Finding poems with vowel diagraphs is easier than you may think. In addition to the many classic and contemporary poems to use to teach students lessons on digraphs, there are online resources for referencing or for scaffolding learning.
For instance, the BBC has a site, Words and Pictures, that gives poems for each digraph that are read online with online tests that students can take to assess their grasp of the concept being taught. Use this site to scaffold language arts class during computer time.
What Is a Digraph
What is a vowel digraph? A vowel digraph is two letters with a single vowel sound. The common vowel digraphs in American English are – EE, EA, OA, AY, AI, UE, EY, OO, OW, and IE.
Words such as deep, clean, boat, may, paint, true, key, moon, show and tied are examples of digraphs. It is important to understand that they differ from diphthongs, which have two vowels that create to sounds, such as deer and pain. These are easily confused because often the second vowel sound is soft or only appears with certain regional accents.
Ideas for Teaching
Poems that rhyme will help to reinforce the learning of the sounds of the vowel digraph. For instance, the children's classic Mother Goose Rhymes such as the Hey, Diddle, Diddle, or There Was a Crooked Man work well.
Here the poems have the digraphs underlined –
Hey! diddle, diddle,
The cat and the fiddle,
The cow jumped over the moon;
The little dog laughed
To see such sport,
And the dish ran away with the spoon.
There was a crooked man, and he went a crooked mile,
And found a crooked sixpence against a crooked stile,
He bought a crooked cat, which caught a crooked mouse,
And they all lived together in a little crooked house.
Note that the "oo" makes different sounds in the two poems.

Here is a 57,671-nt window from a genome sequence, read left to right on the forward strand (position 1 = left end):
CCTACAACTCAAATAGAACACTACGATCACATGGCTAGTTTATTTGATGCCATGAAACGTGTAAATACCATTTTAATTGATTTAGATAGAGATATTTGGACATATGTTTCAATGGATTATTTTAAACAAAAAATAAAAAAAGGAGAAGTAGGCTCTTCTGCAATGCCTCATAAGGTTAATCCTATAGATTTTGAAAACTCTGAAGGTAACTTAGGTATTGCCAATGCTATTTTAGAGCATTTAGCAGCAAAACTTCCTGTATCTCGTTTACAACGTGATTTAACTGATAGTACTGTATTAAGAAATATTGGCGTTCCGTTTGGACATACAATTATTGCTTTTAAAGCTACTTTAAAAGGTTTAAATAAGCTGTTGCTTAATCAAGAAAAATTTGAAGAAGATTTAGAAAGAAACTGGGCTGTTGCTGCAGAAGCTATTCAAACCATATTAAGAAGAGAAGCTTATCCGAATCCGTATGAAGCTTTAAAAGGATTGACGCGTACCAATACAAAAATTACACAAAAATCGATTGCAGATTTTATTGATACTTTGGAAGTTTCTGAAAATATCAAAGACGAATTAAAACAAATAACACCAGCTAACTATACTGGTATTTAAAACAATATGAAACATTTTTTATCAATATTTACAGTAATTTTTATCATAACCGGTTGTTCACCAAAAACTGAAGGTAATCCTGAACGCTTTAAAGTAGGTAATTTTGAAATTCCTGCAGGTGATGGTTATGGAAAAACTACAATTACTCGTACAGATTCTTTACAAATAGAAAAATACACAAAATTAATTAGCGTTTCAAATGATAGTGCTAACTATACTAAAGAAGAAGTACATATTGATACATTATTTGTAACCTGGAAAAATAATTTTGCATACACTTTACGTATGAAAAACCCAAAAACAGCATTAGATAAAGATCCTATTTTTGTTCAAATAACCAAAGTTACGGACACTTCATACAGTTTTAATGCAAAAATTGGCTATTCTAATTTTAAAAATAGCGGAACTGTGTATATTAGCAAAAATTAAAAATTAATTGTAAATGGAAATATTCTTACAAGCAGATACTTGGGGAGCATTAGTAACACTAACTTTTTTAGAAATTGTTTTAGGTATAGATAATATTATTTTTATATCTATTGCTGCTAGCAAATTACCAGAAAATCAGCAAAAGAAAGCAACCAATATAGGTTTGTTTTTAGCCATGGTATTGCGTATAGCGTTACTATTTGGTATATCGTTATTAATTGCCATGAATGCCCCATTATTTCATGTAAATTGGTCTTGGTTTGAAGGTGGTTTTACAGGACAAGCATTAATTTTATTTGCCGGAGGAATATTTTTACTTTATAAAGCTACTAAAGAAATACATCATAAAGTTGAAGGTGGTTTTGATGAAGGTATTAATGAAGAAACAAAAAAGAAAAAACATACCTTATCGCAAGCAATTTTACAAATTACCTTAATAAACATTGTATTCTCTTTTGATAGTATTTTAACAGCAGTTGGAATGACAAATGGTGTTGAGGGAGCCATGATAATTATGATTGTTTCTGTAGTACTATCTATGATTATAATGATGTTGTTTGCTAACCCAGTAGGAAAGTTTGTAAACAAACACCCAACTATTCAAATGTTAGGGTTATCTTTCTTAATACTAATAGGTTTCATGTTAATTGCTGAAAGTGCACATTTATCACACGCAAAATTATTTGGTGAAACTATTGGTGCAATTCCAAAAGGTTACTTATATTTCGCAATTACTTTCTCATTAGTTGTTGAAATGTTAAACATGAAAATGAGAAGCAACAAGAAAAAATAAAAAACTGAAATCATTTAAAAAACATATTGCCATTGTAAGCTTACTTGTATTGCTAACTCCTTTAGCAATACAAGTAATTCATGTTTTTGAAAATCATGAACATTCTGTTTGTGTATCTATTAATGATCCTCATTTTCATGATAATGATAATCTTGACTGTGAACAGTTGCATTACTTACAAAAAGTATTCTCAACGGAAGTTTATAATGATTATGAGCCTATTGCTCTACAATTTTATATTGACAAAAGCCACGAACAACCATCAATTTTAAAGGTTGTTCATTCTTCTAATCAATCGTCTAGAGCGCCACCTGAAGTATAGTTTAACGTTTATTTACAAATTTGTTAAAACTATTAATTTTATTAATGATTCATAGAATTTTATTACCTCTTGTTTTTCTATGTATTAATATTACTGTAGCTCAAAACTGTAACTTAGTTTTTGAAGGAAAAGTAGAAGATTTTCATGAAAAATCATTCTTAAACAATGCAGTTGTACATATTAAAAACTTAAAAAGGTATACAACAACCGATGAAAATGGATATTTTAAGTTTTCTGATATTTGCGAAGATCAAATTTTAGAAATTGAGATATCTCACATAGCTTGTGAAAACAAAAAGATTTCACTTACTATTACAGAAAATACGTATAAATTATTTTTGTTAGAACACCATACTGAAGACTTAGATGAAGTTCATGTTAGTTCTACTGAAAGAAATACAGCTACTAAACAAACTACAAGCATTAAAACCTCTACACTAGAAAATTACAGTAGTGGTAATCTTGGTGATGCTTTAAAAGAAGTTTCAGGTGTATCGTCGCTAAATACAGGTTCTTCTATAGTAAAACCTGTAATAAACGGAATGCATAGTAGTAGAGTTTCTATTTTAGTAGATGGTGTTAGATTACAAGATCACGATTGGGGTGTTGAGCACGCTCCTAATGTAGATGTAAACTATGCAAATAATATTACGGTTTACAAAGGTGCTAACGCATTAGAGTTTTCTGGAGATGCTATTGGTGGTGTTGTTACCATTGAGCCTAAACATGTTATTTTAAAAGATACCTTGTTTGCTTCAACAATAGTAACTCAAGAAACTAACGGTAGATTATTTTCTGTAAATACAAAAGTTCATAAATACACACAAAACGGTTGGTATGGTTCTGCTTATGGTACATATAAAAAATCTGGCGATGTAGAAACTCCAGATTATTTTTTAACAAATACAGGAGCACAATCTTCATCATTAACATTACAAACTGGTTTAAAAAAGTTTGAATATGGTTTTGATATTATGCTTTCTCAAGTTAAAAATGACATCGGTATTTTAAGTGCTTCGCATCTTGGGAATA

Poems from around the world can be used for a digraph hunt. Find several poems for children from international authors. This not only fulfills the requirements to teach vowel digraphs, but also, international poetry. Here is a sample of a poem (Excerpt from Pablo Neruda's, A Lemon) for an international poetry word search.
Out of lemon flowers
on the moonlight, love's
lashed and insatiable
sodden with fragrance,
the lemon tree's yellow
from the tree's planetarium
Ask students to circle each word with a vowel digraph. Then, for extra fun, have them take those words and create their own poem.
Word Lists and Nonsense Poems
Introduce a vowel digraph at the beginning of the week with one or two words. Create an interactive word list board. (Click here for an brief list to begin your board.) Have students add words with the digraphs throughout the week. At the end of the week, ask them to create sentences using the words they found, putting them together to make a nonsense poem. For example – for the digraph "EE" there are the following words: feel, free, green, tree, seeds, Greek, wheel, three, feet. These words can create the following sentences: Three Greek trees grew from seeds. Freewheeling, the feet of a giant green toad landed on the trees. Feeling pretty sad, the green toad planted more seeds. This in turn can become this nonsense poem:
Three Greek trees
grew from seeds.
Freewheeling, the feet of a giant
green toad landed on the trees.
Feeling pretty sad,
the green toad planted
Nonsense poems are fun because they don't have to make sense. They, also, don't have to rhyme.
Another idea for scaffolding learning of digraph is to have students create name poems, also known as an acrostic. Students can take their favorite word from the vowel digraph word list to create the poem. Ask them to try to use other words from the list in their poem. For example – using the word "moon" –
Made of cheese, some say
Once a great mystery
Often seen full and clear
Near enough to touch, it seems
Using poems with vowel digraphs can be a fun way to teach phonics lessons. Children love rhyme, which reinforces the sounds of the words. Being silly by creating nonsense poems, also, stimulates learning without children even knowing. Poetry and phonics make great teaching partners.
- 40 Wonderful Blend & Digraph Poems by Dana Haddad and Shelley Grant
- Photo by author